Football vs. Affluence

I have nothing against people with lots of money.

Okay, maybe I do.  Forgive me, please.

It’s not that I don’t think that he or she has a right to that money–I’m an American through and through.  If you work for that check, hey, it’s yours.  And if your parents worked for that check and gave it to you, hey, it’s still yours.  You have a right to your money and I have a right to mine.

I have a problem with “rich” people who are also high on themselves.  Just because you have more money than I do doesn’t mean you’re better than I am.  You’re not.

On the flip side of that, just because I have less money–dude, I’m a filmmaker–doesn’t mean I’m better.  Get off your high horse you artists out there.

So.  Why am I talking about money?  I’ve been filming high school football games.

The first week, I filmed at a school whose media booth was literally falling apart.  I mean, there were parts of the floor that were so cracked I was afraid to set down my back pack.  Or my foot.  The stadium was modest, but well-cared for and well-filled, despite the stifling heat.  Really, they pushed the kickoff back an hour because of the heat.

This suburb in my city isn’t the most affluent.  Okay, they struggle a bit.  I think of the residents as average, but I come from one of the lowest income areas of Kansas City.  Here’s the thing:  This high school cares about their football team.  I’m sure they were instructed in the game to the best of the school’s ability.  The team didn’t lack uniforms or equipment.  The game was the event, nothing else.

The 2nd week I filmed at a school that intimidated me with its sheer size.  I mean, the media booth was HUGE and brand new and amazing.  Except there was this window that refused to open and then it refused to stay up….Anyway, this was an affluent suburb.  The kinda place where everybody drives a new car and sends their kids to dance and band and JC Penny and whatever else and thinks nothing of it.  Even with all those dance outfits that cost like $75 for one performance.

It’s okay to have that kinda money.  Really.  Money isn’t happiness or fulfillment or success necessarily.  A “poor” person can be perfectly content with life.

But man, the contrast with the first school was so startling that I spent a majority of the game thinking about money and how it changes things.  How it changes people.  You know how you have a group of people who are all middle to lower income and none of them really think about it–even if the level of income is fairly wide.

But then you have a group of high to higher income people and everybody has to show off their nice clothes or their fancy house or their car or their high school football stadium.  And you start to see the pettiness of it all.

Remember, I’m just the videographer.  I just document.  I can’t see into these people’s hearts or thoughts.  I don’t know any of them.  All I know is what I see. And what I saw was two schools from totally different suburbs of one of the most stereotyped cities in America and the vast difference money looked like.

It made me think, do we lower income people have a poor view on higher income people because we judge them only on what we can see?  Like, “This team is gonna be better because their media booth is newer?”  OR  “This team is gonna be bad because the school doesn’t have the money to repair a dangerous floorboard?”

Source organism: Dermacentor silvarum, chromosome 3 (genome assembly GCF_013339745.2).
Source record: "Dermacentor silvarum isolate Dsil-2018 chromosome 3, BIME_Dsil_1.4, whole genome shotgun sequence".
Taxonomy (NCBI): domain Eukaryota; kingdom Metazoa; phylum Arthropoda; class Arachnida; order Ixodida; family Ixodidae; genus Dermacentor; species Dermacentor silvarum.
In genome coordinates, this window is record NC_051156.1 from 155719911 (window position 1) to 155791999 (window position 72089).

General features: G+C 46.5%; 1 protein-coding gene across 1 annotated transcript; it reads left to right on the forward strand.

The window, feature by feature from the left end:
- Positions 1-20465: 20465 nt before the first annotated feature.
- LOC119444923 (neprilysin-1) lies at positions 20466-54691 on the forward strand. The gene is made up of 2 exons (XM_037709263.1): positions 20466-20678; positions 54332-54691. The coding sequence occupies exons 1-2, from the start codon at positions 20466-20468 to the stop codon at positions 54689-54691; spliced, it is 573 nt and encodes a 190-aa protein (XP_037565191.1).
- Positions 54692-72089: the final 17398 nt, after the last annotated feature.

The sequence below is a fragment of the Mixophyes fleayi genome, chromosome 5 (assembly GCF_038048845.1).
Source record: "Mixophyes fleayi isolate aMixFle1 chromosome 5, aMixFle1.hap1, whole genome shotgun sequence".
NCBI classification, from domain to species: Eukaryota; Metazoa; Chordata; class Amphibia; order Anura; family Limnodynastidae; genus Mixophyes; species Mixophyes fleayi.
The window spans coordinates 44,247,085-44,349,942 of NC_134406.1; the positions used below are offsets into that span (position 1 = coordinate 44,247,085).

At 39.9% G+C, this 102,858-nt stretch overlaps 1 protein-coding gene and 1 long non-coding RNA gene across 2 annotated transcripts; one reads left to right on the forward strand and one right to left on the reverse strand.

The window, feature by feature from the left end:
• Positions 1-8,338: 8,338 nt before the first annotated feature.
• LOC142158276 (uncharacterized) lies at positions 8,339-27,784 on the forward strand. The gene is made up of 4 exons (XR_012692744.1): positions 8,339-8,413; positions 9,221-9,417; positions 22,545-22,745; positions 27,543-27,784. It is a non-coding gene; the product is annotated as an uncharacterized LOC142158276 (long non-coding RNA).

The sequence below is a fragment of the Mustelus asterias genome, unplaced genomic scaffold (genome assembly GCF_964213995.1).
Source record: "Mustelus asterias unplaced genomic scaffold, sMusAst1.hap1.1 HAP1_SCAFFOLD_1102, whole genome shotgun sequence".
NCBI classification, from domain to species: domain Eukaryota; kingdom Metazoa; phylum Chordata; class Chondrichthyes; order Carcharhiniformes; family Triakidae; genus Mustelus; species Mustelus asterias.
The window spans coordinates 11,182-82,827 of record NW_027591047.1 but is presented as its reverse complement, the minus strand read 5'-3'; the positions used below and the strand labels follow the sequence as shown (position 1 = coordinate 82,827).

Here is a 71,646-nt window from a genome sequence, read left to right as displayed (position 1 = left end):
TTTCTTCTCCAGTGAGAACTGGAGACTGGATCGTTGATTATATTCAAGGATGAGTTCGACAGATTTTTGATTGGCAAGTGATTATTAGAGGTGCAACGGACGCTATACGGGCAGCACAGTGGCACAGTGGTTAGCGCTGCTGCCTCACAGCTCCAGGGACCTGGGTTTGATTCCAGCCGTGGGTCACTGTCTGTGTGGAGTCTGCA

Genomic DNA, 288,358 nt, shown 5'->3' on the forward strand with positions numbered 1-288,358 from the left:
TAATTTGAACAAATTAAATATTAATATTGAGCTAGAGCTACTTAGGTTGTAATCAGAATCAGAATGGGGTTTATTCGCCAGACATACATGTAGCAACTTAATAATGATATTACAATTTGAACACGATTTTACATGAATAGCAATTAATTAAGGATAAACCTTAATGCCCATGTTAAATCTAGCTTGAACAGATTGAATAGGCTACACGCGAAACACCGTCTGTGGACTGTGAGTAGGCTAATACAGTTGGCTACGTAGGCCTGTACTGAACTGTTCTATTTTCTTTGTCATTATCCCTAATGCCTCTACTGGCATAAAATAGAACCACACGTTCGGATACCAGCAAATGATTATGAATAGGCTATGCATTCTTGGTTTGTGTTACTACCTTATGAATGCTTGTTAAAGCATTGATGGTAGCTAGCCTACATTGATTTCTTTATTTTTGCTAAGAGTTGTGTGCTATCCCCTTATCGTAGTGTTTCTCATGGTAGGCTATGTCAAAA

I probably biased you immediately by making the title “Football vs. Affluence” like affluence changes anything.  Football is football and if you can play, you can play.  If you want it there isn’t anything, not even money, that’s gonna hold you back.

I’ve posted my filmmaking story on here and how a lot of people told me I would never make it.  I couldn’t afford the “best” college or the “best” camera or the most amount of time to just make films and not work.  Didn’t matter.  Really.  Money doesn’t change determination, talent, proficiency, and passion.

Rich or poor.  Whatever.

Yeah, there’s a difference.  Yeah, I can see it.  But it’s only as important as you make it.  Remember the group of high and higher income people and their weird need to impress each other?

I ain’t got that need.

Let’s play ball, guys.

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DP…DOP

I have this friend, ya’ll.  He’s only been a friend since maybe August last year.  And even then, we didn’t talk until….November?  We bonded over going to the same Owl City concert.

Here he is:

DSC06856

Why am I writing about this friend?  Well, ya’ll, he’s my DP.  Director of Photography.  He’s taken on the job without complaint and without ceasing.  He’s met with me a dozen times to work pre-production and then filming.  He’s guided, critiqued, encouraged, protected, advised, and made me laugh a lot at myself and other drama.  This is my friend.

mine from filming

We are filmmakers.  It’s not easy to be a filmmaker.  It’s not that hard either, so don’t go feeling sorry for us.  We love what we do and we get to do it, so we’re ahead of most of the planet.

Sometimes it can be a lonely job.  Editing, for example, is me sitting alone in front of my computer for hours.  And hours.  And hours.

Sometimes it can be a stressful job, especially when you’re independent and have no money.  Actors quit the day of or the day before.  Or crew gets tired of working for food and just doesn’t reply to messages anymore.

That’s okay.

Why?  Because I’m blessed with my DP.  And the rest of my crew, who surprise me over and over with their upbeat attitudes and eagerness to help.

THANK YOU.

Now you, reader, go out and find a crew.  Whether you work as an engineer, an interpreter, an artist (you understand the money issue), a dancer, a lawn mower (lonely job too), a plumber, a dentist (yes, even dentists), or an IRS agent, you need a crew.  People to back you when you don’t back yourself.

(DOP is the British way of saying DP.)